Denmark is known as a country where many have towbars installed on their car. What options do you have as a consumer if you need a towbar for your small trailer or your large caravan and at the same time want to buy, lease, or rent an electric car? FDEL decided to find out.

Do you frequently go on holiday with a caravan or need to drive a load of garden waste to the recycling station with a larger or smaller trailer every now and then? It is widely believed that one cannot settle for one car in the household if the car is an electric car. Several motorists opt out of the electric car when they have to invest in a new car on the grounds that the electric car and towbar simply cannot be combined. But is this true?

There are a number of electric cars on the market already that can tow a large or small trailer, and the number of options are increasing fast.

Below you can see a selection of electric cars with the option of towing:

Towing 1000 kg and more:

(Model and max. towing with/without assisted brakes)

  • Audi e-tron: 1,800 kg/750 kg
  • Hyundai IONIQ 5 (AWD), late 2021: 1,600 kg/NA
  • Nissan Ariya (late 2021): 1,500 kg/NA
  • Skoda Enyaq (late 2021): 1,200 kg/NA
  • Mercedes-Benz EQC: 1,800 kg/750 kg
  • Tesla Model 3 LR: 1,000 kg/750 kg
  • Tesla Model X LR: 2,250 kg/750 kg
  • Tesla Model Y (late 2021) 1,600 kg/NA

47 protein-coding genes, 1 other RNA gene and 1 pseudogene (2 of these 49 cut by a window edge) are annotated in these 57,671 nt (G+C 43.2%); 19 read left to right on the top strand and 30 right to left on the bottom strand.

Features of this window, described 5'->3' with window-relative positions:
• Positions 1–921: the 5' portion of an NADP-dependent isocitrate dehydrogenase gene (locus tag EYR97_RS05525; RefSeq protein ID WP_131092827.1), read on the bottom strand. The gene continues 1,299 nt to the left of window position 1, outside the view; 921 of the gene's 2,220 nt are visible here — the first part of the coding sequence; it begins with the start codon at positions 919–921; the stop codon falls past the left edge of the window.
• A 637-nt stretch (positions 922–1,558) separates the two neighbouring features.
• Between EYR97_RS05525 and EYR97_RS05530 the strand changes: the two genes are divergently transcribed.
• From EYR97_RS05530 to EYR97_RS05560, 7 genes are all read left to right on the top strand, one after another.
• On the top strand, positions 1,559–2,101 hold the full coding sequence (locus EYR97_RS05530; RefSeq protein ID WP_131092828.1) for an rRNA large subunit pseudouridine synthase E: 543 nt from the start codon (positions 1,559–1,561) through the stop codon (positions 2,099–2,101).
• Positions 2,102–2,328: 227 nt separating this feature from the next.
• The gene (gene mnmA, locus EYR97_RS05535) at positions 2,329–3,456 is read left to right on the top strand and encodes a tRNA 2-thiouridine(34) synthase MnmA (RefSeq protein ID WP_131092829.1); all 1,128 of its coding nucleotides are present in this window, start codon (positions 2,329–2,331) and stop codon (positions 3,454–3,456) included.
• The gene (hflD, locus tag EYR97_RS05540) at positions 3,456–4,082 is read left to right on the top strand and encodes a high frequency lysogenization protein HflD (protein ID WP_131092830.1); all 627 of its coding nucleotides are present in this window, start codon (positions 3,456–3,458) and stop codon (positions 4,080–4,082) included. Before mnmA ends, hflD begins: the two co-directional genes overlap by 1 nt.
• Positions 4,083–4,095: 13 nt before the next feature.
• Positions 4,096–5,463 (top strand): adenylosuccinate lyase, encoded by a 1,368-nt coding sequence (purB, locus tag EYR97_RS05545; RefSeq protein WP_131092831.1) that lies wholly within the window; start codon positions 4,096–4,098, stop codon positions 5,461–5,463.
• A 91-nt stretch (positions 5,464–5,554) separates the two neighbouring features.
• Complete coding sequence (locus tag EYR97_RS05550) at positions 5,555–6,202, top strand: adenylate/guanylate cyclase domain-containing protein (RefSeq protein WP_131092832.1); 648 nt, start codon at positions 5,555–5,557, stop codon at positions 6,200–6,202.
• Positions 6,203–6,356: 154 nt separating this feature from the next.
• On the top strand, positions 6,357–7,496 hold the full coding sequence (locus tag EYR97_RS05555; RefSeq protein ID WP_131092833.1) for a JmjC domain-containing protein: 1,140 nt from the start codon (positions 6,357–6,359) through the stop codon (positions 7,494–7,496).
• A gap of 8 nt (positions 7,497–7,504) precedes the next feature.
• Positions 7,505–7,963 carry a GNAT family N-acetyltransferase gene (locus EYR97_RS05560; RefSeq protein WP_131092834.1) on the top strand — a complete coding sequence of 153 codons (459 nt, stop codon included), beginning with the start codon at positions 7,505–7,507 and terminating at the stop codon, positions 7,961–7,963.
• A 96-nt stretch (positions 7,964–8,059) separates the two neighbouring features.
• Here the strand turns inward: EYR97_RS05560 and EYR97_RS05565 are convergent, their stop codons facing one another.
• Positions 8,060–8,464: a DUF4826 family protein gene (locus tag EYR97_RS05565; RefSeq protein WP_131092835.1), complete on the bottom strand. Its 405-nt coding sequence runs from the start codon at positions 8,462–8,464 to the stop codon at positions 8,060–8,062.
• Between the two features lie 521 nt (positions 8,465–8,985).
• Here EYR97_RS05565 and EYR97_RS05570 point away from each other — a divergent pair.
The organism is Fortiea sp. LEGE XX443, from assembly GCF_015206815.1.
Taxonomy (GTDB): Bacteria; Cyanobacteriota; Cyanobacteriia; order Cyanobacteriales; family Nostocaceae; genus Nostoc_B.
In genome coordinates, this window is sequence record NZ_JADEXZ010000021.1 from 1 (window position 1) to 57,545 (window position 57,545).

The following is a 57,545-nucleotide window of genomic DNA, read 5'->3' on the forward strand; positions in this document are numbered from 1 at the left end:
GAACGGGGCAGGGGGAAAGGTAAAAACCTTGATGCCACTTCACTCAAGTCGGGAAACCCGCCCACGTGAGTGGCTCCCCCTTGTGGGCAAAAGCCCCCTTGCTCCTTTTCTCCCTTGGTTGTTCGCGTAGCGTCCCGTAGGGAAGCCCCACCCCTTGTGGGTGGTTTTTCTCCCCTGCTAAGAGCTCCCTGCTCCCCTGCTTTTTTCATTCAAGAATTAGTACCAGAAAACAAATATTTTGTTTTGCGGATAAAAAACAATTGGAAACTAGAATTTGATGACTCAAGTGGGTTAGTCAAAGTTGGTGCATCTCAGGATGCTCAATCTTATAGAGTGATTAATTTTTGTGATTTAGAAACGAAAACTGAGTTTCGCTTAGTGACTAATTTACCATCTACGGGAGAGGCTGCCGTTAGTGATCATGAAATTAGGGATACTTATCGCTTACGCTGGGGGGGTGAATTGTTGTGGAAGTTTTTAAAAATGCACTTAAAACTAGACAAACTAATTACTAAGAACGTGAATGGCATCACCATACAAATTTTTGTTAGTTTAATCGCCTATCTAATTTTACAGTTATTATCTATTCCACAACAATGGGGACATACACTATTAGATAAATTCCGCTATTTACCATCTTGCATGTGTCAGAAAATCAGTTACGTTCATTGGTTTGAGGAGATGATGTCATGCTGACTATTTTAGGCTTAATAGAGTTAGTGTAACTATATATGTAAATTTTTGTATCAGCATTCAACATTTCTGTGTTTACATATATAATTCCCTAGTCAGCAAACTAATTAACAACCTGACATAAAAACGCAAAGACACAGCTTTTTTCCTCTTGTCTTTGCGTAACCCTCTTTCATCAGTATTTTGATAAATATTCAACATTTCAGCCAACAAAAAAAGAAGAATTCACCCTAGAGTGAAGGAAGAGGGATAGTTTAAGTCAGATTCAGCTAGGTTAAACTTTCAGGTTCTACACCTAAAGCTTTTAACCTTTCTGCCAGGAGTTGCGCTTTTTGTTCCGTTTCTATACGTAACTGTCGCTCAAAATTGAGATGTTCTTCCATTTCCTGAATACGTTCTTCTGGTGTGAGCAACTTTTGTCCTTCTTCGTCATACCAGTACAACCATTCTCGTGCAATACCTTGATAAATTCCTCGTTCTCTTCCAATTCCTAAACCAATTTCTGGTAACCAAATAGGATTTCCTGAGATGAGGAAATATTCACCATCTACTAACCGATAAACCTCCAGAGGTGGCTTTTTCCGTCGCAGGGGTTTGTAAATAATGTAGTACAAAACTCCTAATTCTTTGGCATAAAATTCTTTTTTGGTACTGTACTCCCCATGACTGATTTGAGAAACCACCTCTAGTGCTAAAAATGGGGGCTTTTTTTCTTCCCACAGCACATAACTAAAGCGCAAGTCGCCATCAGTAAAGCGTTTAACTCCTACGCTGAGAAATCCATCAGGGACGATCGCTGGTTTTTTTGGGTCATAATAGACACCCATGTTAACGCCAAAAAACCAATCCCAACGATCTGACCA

• Volkswagen ID.4: 1,000 kg/750 kg

Towing less than 1000 kg:

(Model and max. towing with/without assisted brakes)

  • BMW iX3: NA/750 kg
  • Ford Mustang Mach-E: 750 kg/NA
  • Hyundai Kona: 300 kg/300 kg
  • Jaguar i-Pace: 750 kg/750 kg
  • Kia e-Niro: 300 kg/300 kg
  • Maxus Euniq: NA/400 kg
Photo credit: Danish Association of EV Owners (FDEL)


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Jesper Berggreen

Jesper had his perspective on the world expanded vastly after having attended primary school in rural Africa in the early 1980s. And while educated a computer programmer and laboratory technician, working with computers and lab-robots at the institute of forensic medicine in Aarhus, Denmark, he never forgets what life is like having nothing. Thus it became obvious for him that technological advancement is necessary for the prosperity of all humankind, sharing this one vessel we call planet earth. However, technology has to be smart, clean, sustainable, widely accessible, and democratic in order to change the world for the better. Writing about clean energy, electric transportation, energy poverty, and related issues, he gets the message through to anyone who wants to know better. Jesper is founder of and a long-term investor in Tesla, Ørsted, and Vestas.

Jesper Berggreen has 243 posts and counting. See all posts by Jesper Berggreen